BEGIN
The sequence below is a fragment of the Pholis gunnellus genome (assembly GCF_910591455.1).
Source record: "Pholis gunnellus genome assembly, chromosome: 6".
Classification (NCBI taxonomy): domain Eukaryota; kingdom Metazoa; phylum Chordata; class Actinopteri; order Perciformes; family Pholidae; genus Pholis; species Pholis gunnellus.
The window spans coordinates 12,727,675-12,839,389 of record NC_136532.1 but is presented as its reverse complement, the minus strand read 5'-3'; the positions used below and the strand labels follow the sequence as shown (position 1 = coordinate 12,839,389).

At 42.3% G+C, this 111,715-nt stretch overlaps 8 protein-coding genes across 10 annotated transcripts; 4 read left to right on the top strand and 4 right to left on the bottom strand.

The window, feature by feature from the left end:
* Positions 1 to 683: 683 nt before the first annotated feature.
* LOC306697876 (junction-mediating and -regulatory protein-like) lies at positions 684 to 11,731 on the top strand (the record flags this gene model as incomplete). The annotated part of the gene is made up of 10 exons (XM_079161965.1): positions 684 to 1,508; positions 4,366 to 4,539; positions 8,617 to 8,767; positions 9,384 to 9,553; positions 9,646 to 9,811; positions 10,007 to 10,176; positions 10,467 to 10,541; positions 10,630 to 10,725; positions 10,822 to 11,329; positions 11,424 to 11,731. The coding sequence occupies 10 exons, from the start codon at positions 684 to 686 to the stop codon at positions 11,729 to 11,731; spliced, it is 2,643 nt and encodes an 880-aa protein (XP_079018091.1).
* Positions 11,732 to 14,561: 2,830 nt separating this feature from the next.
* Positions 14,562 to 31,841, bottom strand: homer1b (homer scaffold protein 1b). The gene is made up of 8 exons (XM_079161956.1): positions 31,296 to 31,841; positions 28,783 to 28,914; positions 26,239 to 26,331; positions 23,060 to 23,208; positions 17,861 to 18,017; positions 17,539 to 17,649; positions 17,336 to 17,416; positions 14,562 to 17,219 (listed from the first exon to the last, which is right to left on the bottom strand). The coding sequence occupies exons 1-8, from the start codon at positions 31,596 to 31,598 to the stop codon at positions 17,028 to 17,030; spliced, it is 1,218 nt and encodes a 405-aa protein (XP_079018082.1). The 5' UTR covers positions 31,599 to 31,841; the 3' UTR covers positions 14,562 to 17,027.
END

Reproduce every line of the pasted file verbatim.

The sequence below is a fragment of the Pholis gunnellus genome (assembly GCF_910591455.1).
Source record: "Pholis gunnellus genome assembly, chromosome: 6".
Classification (NCBI taxonomy): domain Eukaryota; kingdom Metazoa; phylum Chordata; class Actinopteri; order Perciformes; family Pholidae; genus Pholis; species Pholis gunnellus.
The window spans coordinates 12,727,675-12,839,389 of record NC_136532.1 but is presented as its reverse complement, the minus strand read 5'-3'; the positions used below and the strand labels follow the sequence as shown (position 1 = coordinate 12,839,389).

At 42.3% G+C, this 111,715-nt stretch overlaps 8 protein-coding genes across 10 annotated transcripts; 4 read left to right on the top strand and 4 right to left on the bottom strand.

The window, feature by feature from the left end:
* Positions 1 to 683: 683 nt before the first annotated feature.
* LOC306697876 (junction-mediating and -regulatory protein-like) lies at positions 684 to 11,731 on the top strand (the record flags this gene model as incomplete). The annotated part of the gene is made up of 10 exons (XM_079161965.1): positions 684 to 1,508; positions 4,366 to 4,539; positions 8,617 to 8,767; positions 9,384 to 9,553; positions 9,646 to 9,811; positions 10,007 to 10,176; positions 10,467 to 10,541; positions 10,630 to 10,725; positions 10,822 to 11,329; positions 11,424 to 11,731. The coding sequence occupies 10 exons, from the start codon at positions 684 to 686 to the stop codon at positions 11,729 to 11,731; spliced, it is 2,643 nt and encodes an 880-aa protein (XP_079018091.1).
* Positions 11,732 to 14,561: 2,830 nt separating this feature from the next.
* Positions 14,562 to 31,841, bottom strand: homer1b (homer scaffold protein 1b). The gene is made up of 8 exons (XM_079161956.1): positions 31,296 to 31,841; positions 28,783 to 28,914; positions 26,239 to 26,331; positions 23,060 to 23,208; positions 17,861 to 18,017; positions 17,539 to 17,649; positions 17,336 to 17,416; positions 14,562 to 17,219 (listed from the first exon to the last, which is right to left on the bottom strand). The coding sequence occupies exons 1-8, from the start codon at positions 31,596 to 31,598 to the stop codon at positions 17,028 to 17,030; spliced, it is 1,218 nt and encodes a 405-aa protein (XP_079018082.1). The 5' UTR covers positions 31,599 to 31,841; the 3' UTR covers positions 14,562 to 17,027.